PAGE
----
Winner of the Key Stage 2 Fiction Category in the English Association's 2011 English 4-11 Best Children's Illustrated Books Awards
It is often the simplest words and pictures that convey the most potent messages and in this beautifully conceived book, Oliver Jeffers has achieved just such a rare marriage. Text and illustration combine - apparently effortlessly - to tug at our heartstrings in such a way that we know this is a book we will not easily forget.
Jeffers focuses on the big issues - life, love, learning, death and understanding, and he does this successfully, in under 300 well-chosen words. Language of such simplicity also serves to underline the power of the visual. One of the most telling spreads has no words at all, but an expanse of white space speaks volumes.
The book tells the story of `a girl, much like any other', her curiosity about the world and how she shares this with her grandfather, `until the day she found an empty chair'. Not knowing how to deal with this, she puts her heart into a bottle to keep it safe. However, locking up one's heart locks up one's feelings, and as she loses her curiosity so her life loses its joy and richness. But some time later, she meets a girl much like she once was, someone `smaller and still curious about the world', someone who helps her to release her trapped heart so that she is able to fill that once empty chair and enjoy life again.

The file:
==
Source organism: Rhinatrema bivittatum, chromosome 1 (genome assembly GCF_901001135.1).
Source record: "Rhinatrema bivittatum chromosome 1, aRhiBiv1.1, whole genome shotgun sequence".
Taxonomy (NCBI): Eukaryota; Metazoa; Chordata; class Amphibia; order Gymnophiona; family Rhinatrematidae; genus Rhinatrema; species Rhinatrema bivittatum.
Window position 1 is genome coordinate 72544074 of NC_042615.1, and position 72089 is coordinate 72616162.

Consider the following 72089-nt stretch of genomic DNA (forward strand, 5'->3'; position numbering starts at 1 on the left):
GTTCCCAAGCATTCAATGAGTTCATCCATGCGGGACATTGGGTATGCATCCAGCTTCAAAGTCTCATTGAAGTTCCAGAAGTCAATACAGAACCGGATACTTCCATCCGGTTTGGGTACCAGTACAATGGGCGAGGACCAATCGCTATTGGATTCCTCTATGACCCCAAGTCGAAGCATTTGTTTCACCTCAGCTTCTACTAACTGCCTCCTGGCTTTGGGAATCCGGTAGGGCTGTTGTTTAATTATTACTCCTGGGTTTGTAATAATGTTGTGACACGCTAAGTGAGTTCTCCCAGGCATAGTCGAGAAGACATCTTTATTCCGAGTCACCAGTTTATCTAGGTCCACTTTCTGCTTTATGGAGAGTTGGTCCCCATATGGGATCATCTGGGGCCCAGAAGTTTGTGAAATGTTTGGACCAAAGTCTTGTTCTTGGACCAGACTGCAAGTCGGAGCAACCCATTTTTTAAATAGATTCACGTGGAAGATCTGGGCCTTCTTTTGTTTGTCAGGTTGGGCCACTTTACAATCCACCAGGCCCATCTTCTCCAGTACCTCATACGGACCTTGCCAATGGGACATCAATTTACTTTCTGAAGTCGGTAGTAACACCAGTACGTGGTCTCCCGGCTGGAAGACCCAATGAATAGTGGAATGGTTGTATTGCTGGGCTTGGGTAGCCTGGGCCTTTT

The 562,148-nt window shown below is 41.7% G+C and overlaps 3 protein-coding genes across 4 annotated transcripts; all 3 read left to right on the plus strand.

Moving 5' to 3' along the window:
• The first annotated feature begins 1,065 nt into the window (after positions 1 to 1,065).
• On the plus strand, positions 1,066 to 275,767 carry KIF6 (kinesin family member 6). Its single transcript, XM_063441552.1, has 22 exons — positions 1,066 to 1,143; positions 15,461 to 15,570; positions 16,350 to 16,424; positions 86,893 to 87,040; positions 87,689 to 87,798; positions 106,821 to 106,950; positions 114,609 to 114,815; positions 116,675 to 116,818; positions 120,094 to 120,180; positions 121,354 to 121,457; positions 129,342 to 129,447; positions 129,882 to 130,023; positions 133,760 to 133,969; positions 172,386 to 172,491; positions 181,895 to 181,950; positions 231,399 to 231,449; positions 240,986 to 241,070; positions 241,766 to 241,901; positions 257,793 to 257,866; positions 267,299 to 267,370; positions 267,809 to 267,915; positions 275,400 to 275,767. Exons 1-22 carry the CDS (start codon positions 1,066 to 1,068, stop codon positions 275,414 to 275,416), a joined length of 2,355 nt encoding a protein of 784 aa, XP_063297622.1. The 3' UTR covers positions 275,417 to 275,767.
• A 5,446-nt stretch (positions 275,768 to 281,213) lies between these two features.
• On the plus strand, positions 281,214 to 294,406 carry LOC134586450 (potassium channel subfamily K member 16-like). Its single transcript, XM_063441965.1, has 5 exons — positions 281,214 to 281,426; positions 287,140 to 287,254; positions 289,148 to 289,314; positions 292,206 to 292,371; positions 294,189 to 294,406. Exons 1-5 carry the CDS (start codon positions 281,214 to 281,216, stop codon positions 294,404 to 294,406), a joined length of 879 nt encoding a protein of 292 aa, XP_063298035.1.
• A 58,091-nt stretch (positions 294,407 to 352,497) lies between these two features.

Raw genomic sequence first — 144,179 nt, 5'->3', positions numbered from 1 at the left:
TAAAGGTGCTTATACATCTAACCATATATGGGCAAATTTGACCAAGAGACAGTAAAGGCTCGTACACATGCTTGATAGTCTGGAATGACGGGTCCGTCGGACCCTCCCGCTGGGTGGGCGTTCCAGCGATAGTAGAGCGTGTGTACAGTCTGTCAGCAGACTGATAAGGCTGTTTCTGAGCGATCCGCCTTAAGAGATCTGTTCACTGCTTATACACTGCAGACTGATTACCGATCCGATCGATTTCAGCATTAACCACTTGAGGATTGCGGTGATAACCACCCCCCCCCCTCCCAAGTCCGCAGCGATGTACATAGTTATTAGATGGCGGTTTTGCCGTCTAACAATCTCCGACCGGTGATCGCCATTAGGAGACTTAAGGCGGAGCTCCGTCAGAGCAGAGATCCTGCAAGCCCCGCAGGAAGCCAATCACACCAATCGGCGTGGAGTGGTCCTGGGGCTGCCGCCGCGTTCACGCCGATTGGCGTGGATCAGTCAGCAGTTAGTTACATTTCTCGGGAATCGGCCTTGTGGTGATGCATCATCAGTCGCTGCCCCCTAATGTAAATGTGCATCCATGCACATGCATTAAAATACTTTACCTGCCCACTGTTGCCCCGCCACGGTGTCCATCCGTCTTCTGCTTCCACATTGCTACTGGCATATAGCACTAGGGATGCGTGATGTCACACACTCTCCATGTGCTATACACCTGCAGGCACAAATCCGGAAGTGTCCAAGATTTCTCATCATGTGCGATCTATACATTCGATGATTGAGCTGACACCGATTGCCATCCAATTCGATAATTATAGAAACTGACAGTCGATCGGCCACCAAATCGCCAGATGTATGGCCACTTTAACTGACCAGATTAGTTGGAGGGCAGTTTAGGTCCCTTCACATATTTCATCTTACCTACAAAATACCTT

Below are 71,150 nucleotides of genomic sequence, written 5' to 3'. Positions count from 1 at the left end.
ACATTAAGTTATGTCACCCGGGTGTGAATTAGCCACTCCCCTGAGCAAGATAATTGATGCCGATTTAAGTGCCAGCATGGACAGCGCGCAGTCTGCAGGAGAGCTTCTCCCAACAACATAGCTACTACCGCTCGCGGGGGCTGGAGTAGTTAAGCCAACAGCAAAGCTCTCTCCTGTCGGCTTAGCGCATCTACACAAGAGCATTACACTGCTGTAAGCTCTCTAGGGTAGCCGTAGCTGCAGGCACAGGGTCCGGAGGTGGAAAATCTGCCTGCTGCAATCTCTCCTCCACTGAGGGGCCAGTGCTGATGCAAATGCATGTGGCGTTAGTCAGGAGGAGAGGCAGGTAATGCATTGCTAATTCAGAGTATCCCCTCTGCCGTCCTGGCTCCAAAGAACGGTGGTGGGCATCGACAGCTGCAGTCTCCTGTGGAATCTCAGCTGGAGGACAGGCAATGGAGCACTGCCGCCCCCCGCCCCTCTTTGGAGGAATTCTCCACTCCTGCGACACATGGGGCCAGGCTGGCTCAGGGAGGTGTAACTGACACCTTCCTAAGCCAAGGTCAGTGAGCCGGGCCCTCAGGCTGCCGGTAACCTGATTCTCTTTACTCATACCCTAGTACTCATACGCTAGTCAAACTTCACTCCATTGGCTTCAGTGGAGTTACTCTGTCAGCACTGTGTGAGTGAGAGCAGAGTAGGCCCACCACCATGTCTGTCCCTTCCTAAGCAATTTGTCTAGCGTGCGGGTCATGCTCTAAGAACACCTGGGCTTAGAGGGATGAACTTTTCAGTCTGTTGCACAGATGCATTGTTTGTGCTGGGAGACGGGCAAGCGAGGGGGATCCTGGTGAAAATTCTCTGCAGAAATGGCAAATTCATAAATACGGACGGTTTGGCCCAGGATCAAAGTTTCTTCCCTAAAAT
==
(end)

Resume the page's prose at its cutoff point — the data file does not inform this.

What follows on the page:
The book has many messages to consider and offers us lessons to learn. At a time when our own curiosity is often satisfied at the click of a button, and the answers delivered on to a screen, Jeffers shows us how real learning is best done through first-hand experience or by conversation with someone whose experiences go beyond our own. The book shows us the value of relationships based on shared trust and love. It reassures us to realise that we all have times of sadness and despair, when we don't know what to do, but that even if it takes time, these feelings can be overcome. This is especially true in terms of love and loss, but Jeffers conveys hope and optimism with a lightness of touch that is masterful.
A word must be said about the design. The sunny yellow jacket suggests the ultimate happy ending, but this cleverly conceals a myriad of images on the cover itself, some of which are repeated in the following pages, inviting our own curiosity about the world in which we live. The first twelve pages are full double-page spreads, spilling over the page edges, echoing the breadth of the girl's world. This halts suddenly when her grandfather dies, the pages become single spreads, with more written text, the illustrations are fragmented vignettes reflecting the girl's fragmented world. The double-page spread returns only when the girl meets the young companion who reawakens her curiosity. The endpapers also play their part, with the opening line-drawn images giving us the back story of the girl and her grandfather, whilst the final pages show a biological diagram of the heart, reminding us that it is after all just a muscle with a practical function.
Oliver Jeffers has given us a small masterpiece in this brilliantly conceived book that underlines the pleasure and profundity that the best picturebooks can provide, for children of all ages.